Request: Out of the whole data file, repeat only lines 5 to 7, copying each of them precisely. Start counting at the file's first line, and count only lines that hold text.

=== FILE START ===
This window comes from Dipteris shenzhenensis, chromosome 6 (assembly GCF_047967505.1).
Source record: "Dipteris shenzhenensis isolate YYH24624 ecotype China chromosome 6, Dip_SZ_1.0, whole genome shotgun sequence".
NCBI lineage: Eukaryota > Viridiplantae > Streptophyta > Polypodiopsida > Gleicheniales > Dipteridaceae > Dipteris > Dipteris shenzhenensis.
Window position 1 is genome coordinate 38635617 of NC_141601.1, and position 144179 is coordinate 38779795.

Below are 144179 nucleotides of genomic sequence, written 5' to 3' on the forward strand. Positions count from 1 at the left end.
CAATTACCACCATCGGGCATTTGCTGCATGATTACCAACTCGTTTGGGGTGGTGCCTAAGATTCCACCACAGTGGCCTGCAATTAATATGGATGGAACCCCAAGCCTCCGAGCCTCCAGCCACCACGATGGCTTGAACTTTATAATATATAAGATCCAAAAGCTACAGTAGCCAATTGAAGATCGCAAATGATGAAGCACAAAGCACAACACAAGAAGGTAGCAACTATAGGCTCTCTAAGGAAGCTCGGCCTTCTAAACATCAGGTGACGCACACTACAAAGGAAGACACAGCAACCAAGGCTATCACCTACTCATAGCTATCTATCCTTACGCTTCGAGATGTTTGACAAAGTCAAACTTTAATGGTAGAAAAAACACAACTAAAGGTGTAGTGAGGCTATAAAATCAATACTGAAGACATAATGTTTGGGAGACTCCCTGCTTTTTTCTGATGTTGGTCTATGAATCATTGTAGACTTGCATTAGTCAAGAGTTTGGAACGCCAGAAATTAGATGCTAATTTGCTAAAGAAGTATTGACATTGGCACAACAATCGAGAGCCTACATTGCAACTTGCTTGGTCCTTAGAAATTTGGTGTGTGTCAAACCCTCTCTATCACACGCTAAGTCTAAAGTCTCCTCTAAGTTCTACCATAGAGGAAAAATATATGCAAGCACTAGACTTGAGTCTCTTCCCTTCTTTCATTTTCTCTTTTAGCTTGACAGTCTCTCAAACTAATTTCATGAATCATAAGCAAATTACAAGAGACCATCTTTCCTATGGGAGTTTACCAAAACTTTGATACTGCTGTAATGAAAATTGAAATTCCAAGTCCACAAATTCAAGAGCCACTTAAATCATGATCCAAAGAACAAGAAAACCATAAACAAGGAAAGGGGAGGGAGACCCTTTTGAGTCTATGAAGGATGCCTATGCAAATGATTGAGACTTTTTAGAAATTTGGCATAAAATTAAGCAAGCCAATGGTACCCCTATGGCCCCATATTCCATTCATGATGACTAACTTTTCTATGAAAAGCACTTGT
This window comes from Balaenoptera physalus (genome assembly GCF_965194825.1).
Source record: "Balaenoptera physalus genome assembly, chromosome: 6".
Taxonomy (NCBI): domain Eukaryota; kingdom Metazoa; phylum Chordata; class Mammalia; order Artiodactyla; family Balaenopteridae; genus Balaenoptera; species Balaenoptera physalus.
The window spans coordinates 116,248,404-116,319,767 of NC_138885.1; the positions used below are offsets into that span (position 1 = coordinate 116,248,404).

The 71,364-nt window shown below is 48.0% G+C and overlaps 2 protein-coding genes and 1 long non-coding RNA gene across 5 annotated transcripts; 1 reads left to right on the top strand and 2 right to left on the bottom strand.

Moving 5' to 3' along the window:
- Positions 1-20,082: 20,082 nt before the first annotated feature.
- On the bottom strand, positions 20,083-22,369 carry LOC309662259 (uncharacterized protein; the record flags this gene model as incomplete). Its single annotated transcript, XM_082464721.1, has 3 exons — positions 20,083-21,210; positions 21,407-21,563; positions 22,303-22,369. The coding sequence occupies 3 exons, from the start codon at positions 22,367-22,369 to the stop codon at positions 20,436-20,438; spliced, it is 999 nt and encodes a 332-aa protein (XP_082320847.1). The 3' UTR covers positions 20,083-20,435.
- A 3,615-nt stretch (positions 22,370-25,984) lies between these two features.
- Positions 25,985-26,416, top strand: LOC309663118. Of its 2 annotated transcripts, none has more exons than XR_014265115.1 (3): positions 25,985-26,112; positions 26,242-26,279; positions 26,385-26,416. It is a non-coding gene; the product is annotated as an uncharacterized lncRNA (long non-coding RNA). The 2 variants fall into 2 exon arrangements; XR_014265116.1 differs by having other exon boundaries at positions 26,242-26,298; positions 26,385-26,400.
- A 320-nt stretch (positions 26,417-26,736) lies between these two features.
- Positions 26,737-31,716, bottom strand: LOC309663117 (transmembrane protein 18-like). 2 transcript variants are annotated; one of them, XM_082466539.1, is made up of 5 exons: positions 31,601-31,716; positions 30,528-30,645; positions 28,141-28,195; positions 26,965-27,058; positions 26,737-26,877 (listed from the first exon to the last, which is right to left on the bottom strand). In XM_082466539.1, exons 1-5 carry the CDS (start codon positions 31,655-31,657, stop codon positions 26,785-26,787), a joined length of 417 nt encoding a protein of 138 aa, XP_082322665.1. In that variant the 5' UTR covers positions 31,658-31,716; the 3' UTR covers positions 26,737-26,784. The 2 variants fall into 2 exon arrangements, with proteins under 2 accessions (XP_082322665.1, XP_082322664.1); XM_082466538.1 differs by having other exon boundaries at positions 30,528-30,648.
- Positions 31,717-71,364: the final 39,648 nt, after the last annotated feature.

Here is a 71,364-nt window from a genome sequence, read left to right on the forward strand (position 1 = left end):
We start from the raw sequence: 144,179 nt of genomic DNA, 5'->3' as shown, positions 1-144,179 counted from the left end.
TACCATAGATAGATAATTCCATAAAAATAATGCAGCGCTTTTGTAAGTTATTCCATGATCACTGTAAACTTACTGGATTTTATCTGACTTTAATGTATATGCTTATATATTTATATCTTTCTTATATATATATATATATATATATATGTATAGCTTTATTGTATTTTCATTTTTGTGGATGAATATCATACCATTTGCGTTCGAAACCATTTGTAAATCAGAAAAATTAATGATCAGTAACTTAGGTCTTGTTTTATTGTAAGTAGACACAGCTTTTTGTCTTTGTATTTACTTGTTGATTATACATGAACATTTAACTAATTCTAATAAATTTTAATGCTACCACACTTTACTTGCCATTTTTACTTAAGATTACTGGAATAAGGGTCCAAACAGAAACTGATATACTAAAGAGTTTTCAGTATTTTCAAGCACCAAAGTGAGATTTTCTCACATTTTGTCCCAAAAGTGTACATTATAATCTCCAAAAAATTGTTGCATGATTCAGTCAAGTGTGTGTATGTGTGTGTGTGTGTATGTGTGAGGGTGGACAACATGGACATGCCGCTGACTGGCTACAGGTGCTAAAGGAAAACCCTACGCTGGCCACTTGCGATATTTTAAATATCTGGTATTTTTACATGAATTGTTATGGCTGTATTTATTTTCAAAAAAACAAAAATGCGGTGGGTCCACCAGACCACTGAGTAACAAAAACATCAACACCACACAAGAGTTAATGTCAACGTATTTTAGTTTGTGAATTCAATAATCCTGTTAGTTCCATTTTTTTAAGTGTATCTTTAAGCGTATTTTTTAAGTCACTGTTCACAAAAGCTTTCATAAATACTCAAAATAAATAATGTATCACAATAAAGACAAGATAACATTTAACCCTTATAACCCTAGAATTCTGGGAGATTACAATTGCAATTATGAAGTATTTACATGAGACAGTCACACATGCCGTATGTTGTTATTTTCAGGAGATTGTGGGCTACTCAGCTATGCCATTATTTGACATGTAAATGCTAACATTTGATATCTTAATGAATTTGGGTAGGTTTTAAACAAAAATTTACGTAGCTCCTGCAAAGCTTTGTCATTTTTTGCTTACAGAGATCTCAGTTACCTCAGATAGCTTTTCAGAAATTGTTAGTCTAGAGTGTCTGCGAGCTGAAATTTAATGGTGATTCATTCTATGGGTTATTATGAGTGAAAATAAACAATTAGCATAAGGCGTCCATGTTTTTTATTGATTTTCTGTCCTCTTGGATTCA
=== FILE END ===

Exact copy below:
Below are 144179 nucleotides of genomic sequence, written 5' to 3' on the forward strand. Positions count from 1 at the left end.
CAATTACCACCATCGGGCATTTGCTGCATGATTACCAACTCGTTTGGGGTGGTGCCTAAGATTCCACCACAGTGGCCTGCAATTAATATGGATGGAACCCCAAGCCTCCGAGCCTCCAGCCACCACGATGGCTTGAACTTTATAATATATAAGATCCAAAAGCTACAGTAGCCAATTGAAGATCGCAAATGATGAAGCACAAAGCACAACACAAGAAGGTAGCAACTATAGGCTCTCTAAGGAAGCTCGGCCTTCTAAACATCAGGTGACGCACACTACAAAGGAAGACACAGCAACCAAGGCTATCACCTACTCATAGCTATCTATCCTTACGCTTCGAGATGTTTGACAAAGTCAAACTTTAATGGTAGAAAAAACACAACTAAAGGTGTAGTGAGGCTATAAAATCAATACTGAAGACATAATGTTTGGGAGACTCCCTGCTTTTTTCTGATGTTGGTCTATGAATCATTGTAGACTTGCATTAGTCAAGAGTTTGGAACGCCAGAAATTAGATGCTAATTTGCTAAAGAAGTATTGACATTGGCACAACAATCGAGAGCCTACATTGCAACTTGCTTGGTCCTTAGAAATTTGGTGTGTGTCAAACCCTCTCTATCACACGCTAAGTCTAAAGTCTCCTCTAAGTTCTACCATAGAGGAAAAATATATGCAAGCACTAGACTTGAGTCTCTTCCCTTCTTTCATTTTCTCTTTTAGCTTGACAGTCTCTCAAACTAATTTCATGAATCATAAGCAAATTACAAGAGACCATCTTTCCTATGGGAGTTTACCAAAACTTTGATACTGCTGTAATGAAAATTGAAATTCCAAGTCCACAAATTCAAGAGCCACTTAAATCATGATCCAAAGAACAAGAAAACCATAAACAAGGAAAGGGGAGGGAGACCCTTTTGAGTCTATGAAGGATGCCTATGCAAATGATTGAGACTTTTTAGAAATTTGGCATAAAATTAAGCAAGCCAATGGTACCCCTATGGCCCCATATTCCATTCATGATGACTAACTTTTCTATGAAAAGCACTTGT
This window comes from Balaenoptera physalus (genome assembly GCF_965194825.1).